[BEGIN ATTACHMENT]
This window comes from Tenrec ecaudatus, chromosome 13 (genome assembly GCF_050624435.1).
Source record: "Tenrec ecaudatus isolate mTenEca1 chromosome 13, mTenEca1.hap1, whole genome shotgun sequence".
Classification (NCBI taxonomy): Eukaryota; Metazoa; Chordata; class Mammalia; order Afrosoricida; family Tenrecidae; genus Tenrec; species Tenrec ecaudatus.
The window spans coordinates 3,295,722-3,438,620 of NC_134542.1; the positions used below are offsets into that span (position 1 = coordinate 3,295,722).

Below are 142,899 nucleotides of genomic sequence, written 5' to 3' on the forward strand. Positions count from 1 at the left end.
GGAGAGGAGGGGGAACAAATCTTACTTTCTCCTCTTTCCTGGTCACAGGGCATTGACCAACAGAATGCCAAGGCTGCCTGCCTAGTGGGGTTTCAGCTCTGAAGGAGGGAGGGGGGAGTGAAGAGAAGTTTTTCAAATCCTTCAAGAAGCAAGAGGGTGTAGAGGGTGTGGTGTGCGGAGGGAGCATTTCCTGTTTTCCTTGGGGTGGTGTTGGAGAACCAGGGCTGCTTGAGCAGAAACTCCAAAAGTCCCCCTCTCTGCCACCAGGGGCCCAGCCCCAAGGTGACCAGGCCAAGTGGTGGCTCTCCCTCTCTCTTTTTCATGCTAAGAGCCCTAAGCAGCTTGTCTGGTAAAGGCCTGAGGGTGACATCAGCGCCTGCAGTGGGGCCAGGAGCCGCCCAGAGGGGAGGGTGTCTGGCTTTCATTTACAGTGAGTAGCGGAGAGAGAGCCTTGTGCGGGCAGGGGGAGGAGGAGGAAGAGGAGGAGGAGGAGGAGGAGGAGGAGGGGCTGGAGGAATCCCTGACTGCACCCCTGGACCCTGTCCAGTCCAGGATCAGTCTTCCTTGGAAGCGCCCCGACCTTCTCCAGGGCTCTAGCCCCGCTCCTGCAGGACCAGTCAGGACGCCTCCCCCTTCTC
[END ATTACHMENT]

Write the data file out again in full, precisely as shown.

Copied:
This window comes from Tenrec ecaudatus, chromosome 13 (genome assembly GCF_050624435.1).
Source record: "Tenrec ecaudatus isolate mTenEca1 chromosome 13, mTenEca1.hap1, whole genome shotgun sequence".
Classification (NCBI taxonomy): Eukaryota; Metazoa; Chordata; class Mammalia; order Afrosoricida; family Tenrecidae; genus Tenrec; species Tenrec ecaudatus.
The window spans coordinates 3,295,722-3,438,620 of NC_134542.1; the positions used below are offsets into that span (position 1 = coordinate 3,295,722).

Below are 142,899 nucleotides of genomic sequence, written 5' to 3' on the forward strand. Positions count from 1 at the left end.
GGAGAGGAGGGGGAACAAATCTTACTTTCTCCTCTTTCCTGGTCACAGGGCATTGACCAACAGAATGCCAAGGCTGCCTGCCTAGTGGGGTTTCAGCTCTGAAGGAGGGAGGGGGGAGTGAAGAGAAGTTTTTCAAATCCTTCAAGAAGCAAGAGGGTGTAGAGGGTGTGGTGTGCGGAGGGAGCATTTCCTGTTTTCCTTGGGGTGGTGTTGGAGAACCAGGGCTGCTTGAGCAGAAACTCCAAAAGTCCCCCTCTCTGCCACCAGGGGCCCAGCCCCAAGGTGACCAGGCCAAGTGGTGGCTCTCCCTCTCTCTTTTTCATGCTAAGAGCCCTAAGCAGCTTGTCTGGTAAAGGCCTGAGGGTGACATCAGCGCCTGCAGTGGGGCCAGGAGCCGCCCAGAGGGGAGGGTGTCTGGCTTTCATTTACAGTGAGTAGCGGAGAGAGAGCCTTGTGCGGGCAGGGGGAGGAGGAGGAAGAGGAGGAGGAGGAGGAGGAGGAGGAGGGGCTGGAGGAATCCCTGACTGCACCCCTGGACCCTGTCCAGTCCAGGATCAGTCTTCCTTGGAAGCGCCCCGACCTTCTCCAGGGCTCTAGCCCCGCTCCTGCAGGACCAGTCAGGACGCCTCCCCCTTCTC